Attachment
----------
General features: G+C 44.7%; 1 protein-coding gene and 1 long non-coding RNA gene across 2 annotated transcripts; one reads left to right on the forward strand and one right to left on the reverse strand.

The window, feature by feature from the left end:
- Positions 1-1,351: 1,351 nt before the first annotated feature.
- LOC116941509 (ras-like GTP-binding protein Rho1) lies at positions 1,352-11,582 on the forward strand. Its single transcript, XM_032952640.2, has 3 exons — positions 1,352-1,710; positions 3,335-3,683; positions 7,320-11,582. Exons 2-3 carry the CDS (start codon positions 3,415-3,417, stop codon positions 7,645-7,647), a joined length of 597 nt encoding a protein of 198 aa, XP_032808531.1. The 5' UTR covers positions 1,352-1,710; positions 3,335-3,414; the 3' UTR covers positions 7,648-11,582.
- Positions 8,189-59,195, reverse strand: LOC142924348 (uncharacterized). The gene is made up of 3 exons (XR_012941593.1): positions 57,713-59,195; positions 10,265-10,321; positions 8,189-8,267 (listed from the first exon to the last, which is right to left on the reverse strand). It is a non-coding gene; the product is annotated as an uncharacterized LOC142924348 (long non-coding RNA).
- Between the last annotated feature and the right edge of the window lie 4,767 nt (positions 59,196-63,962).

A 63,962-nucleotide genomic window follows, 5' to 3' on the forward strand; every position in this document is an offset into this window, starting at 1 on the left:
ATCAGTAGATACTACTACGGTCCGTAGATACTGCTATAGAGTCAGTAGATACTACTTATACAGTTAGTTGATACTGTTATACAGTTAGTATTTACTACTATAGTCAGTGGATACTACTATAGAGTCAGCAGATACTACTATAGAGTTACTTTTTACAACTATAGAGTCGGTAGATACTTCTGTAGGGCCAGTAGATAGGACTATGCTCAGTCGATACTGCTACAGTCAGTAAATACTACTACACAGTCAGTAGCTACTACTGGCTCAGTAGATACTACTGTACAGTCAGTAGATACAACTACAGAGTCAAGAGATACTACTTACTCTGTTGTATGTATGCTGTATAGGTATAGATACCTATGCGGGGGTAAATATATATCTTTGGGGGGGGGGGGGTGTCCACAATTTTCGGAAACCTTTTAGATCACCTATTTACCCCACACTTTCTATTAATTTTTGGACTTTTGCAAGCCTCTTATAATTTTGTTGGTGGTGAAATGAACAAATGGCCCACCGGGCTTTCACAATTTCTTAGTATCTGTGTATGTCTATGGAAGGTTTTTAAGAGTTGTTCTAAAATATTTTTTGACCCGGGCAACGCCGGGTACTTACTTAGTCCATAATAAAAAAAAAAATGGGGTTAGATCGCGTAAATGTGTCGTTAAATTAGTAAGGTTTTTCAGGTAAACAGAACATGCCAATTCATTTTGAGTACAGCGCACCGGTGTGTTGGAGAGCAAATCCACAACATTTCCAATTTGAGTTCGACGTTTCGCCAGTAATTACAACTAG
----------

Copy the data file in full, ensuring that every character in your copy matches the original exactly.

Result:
General features: G+C 44.7%; 1 protein-coding gene and 1 long non-coding RNA gene across 2 annotated transcripts; one reads left to right on the forward strand and one right to left on the reverse strand.

The window, feature by feature from the left end:
- Positions 1-1,351: 1,351 nt before the first annotated feature.
- LOC116941509 (ras-like GTP-binding protein Rho1) lies at positions 1,352-11,582 on the forward strand. Its single transcript, XM_032952640.2, has 3 exons — positions 1,352-1,710; positions 3,335-3,683; positions 7,320-11,582. Exons 2-3 carry the CDS (start codon positions 3,415-3,417, stop codon positions 7,645-7,647), a joined length of 597 nt encoding a protein of 198 aa, XP_032808531.1. The 5' UTR covers positions 1,352-1,710; positions 3,335-3,414; the 3' UTR covers positions 7,648-11,582.
- Positions 8,189-59,195, reverse strand: LOC142924348 (uncharacterized). The gene is made up of 3 exons (XR_012941593.1): positions 57,713-59,195; positions 10,265-10,321; positions 8,189-8,267 (listed from the first exon to the last, which is right to left on the reverse strand). It is a non-coding gene; the product is annotated as an uncharacterized LOC142924348 (long non-coding RNA).
- Between the last annotated feature and the right edge of the window lie 4,767 nt (positions 59,196-63,962).

A 63,962-nucleotide genomic window follows, 5' to 3' on the forward strand; every position in this document is an offset into this window, starting at 1 on the left:
ATCAGTAGATACTACTACGGTCCGTAGATACTGCTATAGAGTCAGTAGATACTACTTATACAGTTAGTTGATACTGTTATACAGTTAGTATTTACTACTATAGTCAGTGGATACTACTATAGAGTCAGCAGATACTACTATAGAGTTACTTTTTACAACTATAGAGTCGGTAGATACTTCTGTAGGGCCAGTAGATAGGACTATGCTCAGTCGATACTGCTACAGTCAGTAAATACTACTACACAGTCAGTAGCTACTACTGGCTCAGTAGATACTACTGTACAGTCAGTAGATACAACTACAGAGTCAAGAGATACTACTTACTCTGTTGTATGTATGCTGTATAGGTATAGATACCTATGCGGGGGTAAATATATATCTTTGGGGGGGGGGGGGTGTCCACAATTTTCGGAAACCTTTTAGATCACCTATTTACCCCACACTTTCTATTAATTTTTGGACTTTTGCAAGCCTCTTATAATTTTGTTGGTGGTGAAATGAACAAATGGCCCACCGGGCTTTCACAATTTCTTAGTATCTGTGTATGTCTATGGAAGGTTTTTAAGAGTTGTTCTAAAATATTTTTTGACCCGGGCAACGCCGGGTACTTACTTAGTCCATAATAAAAAAAAAAATGGGGTTAGATCGCGTAAATGTGTCGTTAAATTAGTAAGGTTTTTCAGGTAAACAGAACATGCCAATTCATTTTGAGTACAGCGCACCGGTGTGTTGGAGAGCAAATCCACAACATTTCCAATTTGAGTTCGACGTTTCGCCAGTAATTACAACTAG